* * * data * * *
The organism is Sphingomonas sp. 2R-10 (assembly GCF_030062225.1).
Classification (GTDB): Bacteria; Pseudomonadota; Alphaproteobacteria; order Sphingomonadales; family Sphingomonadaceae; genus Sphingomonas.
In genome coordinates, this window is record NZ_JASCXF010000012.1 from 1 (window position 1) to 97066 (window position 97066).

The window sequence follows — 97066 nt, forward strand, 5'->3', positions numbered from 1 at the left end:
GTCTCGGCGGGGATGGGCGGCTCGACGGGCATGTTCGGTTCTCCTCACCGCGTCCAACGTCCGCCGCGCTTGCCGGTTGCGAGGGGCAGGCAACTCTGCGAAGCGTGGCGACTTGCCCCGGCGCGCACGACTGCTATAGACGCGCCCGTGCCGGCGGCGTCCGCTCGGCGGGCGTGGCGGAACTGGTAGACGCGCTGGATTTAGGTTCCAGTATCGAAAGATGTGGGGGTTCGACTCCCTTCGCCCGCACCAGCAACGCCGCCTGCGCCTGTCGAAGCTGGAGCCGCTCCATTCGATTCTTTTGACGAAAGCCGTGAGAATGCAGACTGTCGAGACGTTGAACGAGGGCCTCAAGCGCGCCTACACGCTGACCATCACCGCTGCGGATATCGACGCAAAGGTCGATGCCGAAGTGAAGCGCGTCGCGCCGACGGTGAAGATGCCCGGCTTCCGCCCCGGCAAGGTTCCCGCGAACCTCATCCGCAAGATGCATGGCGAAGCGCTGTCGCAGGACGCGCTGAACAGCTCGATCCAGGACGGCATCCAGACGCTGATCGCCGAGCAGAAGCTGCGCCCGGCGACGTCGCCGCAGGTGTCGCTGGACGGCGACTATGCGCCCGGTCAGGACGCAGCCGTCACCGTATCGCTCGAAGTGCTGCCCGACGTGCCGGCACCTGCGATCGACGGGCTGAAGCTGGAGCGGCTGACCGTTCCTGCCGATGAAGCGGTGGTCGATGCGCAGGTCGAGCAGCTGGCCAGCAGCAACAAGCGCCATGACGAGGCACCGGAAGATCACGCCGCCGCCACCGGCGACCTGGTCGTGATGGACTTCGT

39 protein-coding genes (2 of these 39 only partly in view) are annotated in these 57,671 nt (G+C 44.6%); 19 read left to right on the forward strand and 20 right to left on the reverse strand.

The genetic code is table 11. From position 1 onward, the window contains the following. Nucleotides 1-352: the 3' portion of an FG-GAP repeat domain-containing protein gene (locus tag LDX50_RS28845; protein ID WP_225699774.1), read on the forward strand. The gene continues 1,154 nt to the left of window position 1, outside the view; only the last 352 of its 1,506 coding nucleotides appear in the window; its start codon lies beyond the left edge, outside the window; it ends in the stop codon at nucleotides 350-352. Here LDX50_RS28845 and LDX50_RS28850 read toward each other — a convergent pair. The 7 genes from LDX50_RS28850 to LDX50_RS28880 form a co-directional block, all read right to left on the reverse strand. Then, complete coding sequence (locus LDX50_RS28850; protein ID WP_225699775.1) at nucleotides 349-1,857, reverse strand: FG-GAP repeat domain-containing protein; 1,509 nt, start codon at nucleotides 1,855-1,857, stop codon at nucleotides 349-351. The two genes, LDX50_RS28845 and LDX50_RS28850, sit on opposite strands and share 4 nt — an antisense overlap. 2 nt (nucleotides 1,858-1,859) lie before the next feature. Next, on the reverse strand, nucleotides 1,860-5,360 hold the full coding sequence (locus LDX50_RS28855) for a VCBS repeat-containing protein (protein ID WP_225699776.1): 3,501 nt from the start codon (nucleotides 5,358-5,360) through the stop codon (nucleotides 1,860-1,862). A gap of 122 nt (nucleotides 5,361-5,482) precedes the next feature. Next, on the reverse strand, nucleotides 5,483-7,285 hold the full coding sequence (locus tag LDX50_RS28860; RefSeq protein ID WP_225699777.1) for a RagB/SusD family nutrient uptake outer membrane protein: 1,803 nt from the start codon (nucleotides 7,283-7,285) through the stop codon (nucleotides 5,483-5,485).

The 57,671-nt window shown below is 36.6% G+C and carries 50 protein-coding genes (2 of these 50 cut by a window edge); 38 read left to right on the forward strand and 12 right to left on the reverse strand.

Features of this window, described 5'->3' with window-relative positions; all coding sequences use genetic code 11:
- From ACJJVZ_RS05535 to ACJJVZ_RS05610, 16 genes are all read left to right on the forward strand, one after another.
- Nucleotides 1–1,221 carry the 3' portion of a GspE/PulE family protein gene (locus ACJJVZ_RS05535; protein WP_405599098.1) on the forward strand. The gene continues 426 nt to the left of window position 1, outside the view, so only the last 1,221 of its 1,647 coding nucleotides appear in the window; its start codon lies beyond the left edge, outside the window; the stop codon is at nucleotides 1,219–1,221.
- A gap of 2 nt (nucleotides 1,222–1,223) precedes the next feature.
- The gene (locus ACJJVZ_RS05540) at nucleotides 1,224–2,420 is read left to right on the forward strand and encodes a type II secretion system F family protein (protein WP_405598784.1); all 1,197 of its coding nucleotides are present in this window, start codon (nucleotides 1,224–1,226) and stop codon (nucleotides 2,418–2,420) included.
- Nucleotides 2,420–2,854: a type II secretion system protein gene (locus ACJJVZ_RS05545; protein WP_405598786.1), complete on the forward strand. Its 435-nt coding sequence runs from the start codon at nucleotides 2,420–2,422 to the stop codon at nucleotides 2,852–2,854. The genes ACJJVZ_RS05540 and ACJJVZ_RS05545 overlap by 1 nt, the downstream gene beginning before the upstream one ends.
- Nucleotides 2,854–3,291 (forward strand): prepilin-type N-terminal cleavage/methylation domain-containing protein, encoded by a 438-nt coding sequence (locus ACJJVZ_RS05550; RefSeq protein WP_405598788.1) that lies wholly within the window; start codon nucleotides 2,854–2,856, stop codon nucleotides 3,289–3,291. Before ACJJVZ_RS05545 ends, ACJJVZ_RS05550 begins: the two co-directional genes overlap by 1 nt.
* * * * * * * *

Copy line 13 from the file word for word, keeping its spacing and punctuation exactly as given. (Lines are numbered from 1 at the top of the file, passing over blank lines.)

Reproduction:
- The gene (locus ACJJVZ_RS05540) at nucleotides 1,224–2,420 is read left to right on the forward strand and encodes a type II secretion system F family protein (protein WP_405598784.1); all 1,197 of its coding nucleotides are present in this window, start codon (nucleotides 1,224–1,226) and stop codon (nucleotides 2,418–2,420) included.